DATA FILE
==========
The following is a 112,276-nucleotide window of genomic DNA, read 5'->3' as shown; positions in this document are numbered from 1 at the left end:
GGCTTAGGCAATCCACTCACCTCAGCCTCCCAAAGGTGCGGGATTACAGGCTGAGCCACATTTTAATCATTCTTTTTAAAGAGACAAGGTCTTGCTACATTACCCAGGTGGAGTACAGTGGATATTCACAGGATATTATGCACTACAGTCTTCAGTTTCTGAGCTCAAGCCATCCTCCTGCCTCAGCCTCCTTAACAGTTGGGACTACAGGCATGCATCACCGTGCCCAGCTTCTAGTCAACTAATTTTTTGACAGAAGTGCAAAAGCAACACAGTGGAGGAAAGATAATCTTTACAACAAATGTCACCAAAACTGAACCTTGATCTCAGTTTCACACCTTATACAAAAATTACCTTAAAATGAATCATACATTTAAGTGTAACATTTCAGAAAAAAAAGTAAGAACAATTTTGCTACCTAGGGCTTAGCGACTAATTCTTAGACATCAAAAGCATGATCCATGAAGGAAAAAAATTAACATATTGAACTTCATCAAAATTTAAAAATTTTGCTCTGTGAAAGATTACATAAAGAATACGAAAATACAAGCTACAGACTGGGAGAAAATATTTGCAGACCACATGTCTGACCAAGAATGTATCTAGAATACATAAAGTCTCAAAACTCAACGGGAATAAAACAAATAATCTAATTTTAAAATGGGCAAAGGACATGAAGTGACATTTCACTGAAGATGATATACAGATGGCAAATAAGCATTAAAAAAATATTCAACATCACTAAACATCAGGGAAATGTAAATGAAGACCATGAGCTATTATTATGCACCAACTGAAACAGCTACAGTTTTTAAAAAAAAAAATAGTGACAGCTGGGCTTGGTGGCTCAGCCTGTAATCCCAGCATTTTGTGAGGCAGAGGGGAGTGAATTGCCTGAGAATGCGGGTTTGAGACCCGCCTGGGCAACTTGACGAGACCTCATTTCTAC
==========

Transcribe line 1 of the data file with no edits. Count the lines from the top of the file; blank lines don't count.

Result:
The following is a 112,276-nucleotide window of genomic DNA, read 5'->3' as shown; positions in this document are numbered from 1 at the left end: